Ian Bailey is to write his first ever personal account of the events leading up to his arrest by gardaí investigating the Sophie Toscan du Plantier (39) murder – and said it will likely result in him writing an autobiography.
Mr Bailey, who has consistently protested his innocence over the 1996 killing of the French film executive, revealed he is to write a series of auto biographical articles for Ireland’s Big Issue magazine.
The first in the series of articles is scheduled to appear in the magazine tomorrow.
It represents the first time in 25 years he has written about the events before and after December 23, 1996, when the body of the French mother-of-one was discovered on a laneway leading to her isolated holiday home at Toormore outside Schull in west Cork. She had been savagely beaten to death.
Mr Bailey was arrested by gardaí in both 1997 and 1998 but was released without charge on both occasions.
The Director of Public Prosecutions (DPP) ruled in 2000/2001 that the Manchester-born journalist and poet had no case to answer.
Mr Bailey has consistently protested his innocence – and insisted that sinister attempts were made to frame him for the crime.
While he has written two volumes of poetry, he has never before written about his experiences after 1996. “I was approached by (Ireland’s) Big Issue about writing for them. I thought the time was right to do so and agreed,” he said.
“It will most likely be a series of four lengthy articles.
“The first will deal with my back story, growing up in England and my work as a journalist there.”
He said the second article – which may extend to 3,000 words – will deal with his decision to move to Ireland and will end with “a cliffhanger” in December 1996.
The final two articles will deal with events since December 1996 which, he said, had made his life “a living nightmare” and seen him wrongly associated with the crime.
Mr Bailey said he has been “bonfired” in various quarters over the years by wrongful association with the case.
“I have been approached numerous times over the years by publishers about writing a book on my experiences.
“I have consistently refused. I would not accept any advances because, the minute I accept an advance (payment), I find my creative spirit is dissipated.” But Mr Bailey admitted that the Ireland’s Big Issue articles could ultimately result in him agreeing to write a book about his life story.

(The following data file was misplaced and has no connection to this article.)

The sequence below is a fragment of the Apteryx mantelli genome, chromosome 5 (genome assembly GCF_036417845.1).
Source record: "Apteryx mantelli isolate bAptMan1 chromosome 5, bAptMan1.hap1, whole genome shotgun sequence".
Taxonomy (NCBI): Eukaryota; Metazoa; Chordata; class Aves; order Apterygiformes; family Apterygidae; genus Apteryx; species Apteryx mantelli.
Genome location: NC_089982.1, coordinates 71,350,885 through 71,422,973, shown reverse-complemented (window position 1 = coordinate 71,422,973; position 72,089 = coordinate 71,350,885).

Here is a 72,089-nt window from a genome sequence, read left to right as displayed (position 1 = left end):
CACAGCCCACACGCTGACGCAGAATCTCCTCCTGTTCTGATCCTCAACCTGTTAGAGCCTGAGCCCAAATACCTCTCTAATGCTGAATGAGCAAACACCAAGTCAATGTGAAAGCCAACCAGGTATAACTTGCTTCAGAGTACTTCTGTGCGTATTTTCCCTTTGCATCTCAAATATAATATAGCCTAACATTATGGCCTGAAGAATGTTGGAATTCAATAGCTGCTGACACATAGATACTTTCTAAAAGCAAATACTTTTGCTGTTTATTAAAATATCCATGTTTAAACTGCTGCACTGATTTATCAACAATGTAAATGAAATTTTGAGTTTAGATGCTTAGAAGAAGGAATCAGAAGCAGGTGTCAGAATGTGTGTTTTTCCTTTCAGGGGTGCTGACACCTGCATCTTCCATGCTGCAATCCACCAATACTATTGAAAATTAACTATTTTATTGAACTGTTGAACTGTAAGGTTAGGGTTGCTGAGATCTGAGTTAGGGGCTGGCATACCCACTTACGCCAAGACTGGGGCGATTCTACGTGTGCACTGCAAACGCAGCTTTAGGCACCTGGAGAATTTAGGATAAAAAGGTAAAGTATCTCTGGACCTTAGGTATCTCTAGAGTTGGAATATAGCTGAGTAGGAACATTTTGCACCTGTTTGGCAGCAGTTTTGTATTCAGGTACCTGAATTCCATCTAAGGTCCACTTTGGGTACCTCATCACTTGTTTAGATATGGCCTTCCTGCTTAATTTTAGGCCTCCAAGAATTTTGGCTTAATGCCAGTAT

“It may well be the first step on the road to my autobiography, yes,” he said.
Mr Bailey said he had supplied personal photographs for use with the articles – many of which have never been published before.
“I had started writing what I suppose was my autobiography a few years ago but stopped. Maybe the time is right now?”
The revelation about the articles came after French President Emmanuel Macron recently proposed a new trial in Paris if Mr Bailey agreed to travel to France.
RTÉ’s The Late Late Show is also expected to feature an interview with Sophie Toscan du Plantier’s son, Pierre Louis Baudey-Vignaud, in its opening show of the new season.
Mr Bailey was tried in absentia by a French court in May 2019 and was convicted of Ms du Plantier’s killing.
He refused to acknowledge the hearing which he called “a show trial” and “a mockery of justice”. The Paris court sentenced him to 25 years in prison.
However, the Irish courts have on three separate occasions refused to extradite Mr Bailey to France.
Mr Bailey’s solicitor, Frank Buttimer, rejected any question of his client agreeing to travel to France or recognise any new French trial.
“Absolutely – there are no circumstances in which Mr Bailey (will travel to France),” he said. “Firstly, that (anyone) would have thought he got any kind of fair trial (in 2019) and, secondly, that if he were to go to France as what President Macron described as ‘the condemned man’ – the idea of Mr Bailey going to France to get a fair trial is nonsense. Total nonsense.”
The Cork solicitor said his client had been the subject of repeated French legal bids over the years, including three separate extradition attempts.
“It did not come as a surprise to me to see the French are continuing their pursuit of Mr Bailey which has been relentless over the years.”
Mr Macron had asked Taoiseach Micheál Martin during their Dublin meeting last week to see what more could be done for the family of Ms du Plantier who are still awaiting justice almost 25 years after her brutal murder.
“Should the person condemned agree to come to France, a new trial could be organised but so far, he has been refusing to do so,” Mr Macron said.
He said the Paris courts were considering their next step in the case after an Irish court refused to extradite Mr Bailey on foot of his Paris conviction in May 2019.
“The French court is now considering what to do next and is leaving a window, a period of time for the Irish and French courts to discuss, to decide what to do next.”
“All of that should be based on the mutual trust of our courts, that is at the heart of the European project, so that a solution can be found.”
The Taoiseach pointed out that politicians cannot interfere in the judicial process in Ireland – but described the killing as having a terrible legacy for Irish society.
* This article was amended on September 6 to clarify the name of the magazine as 'Ireland’s Big Issue’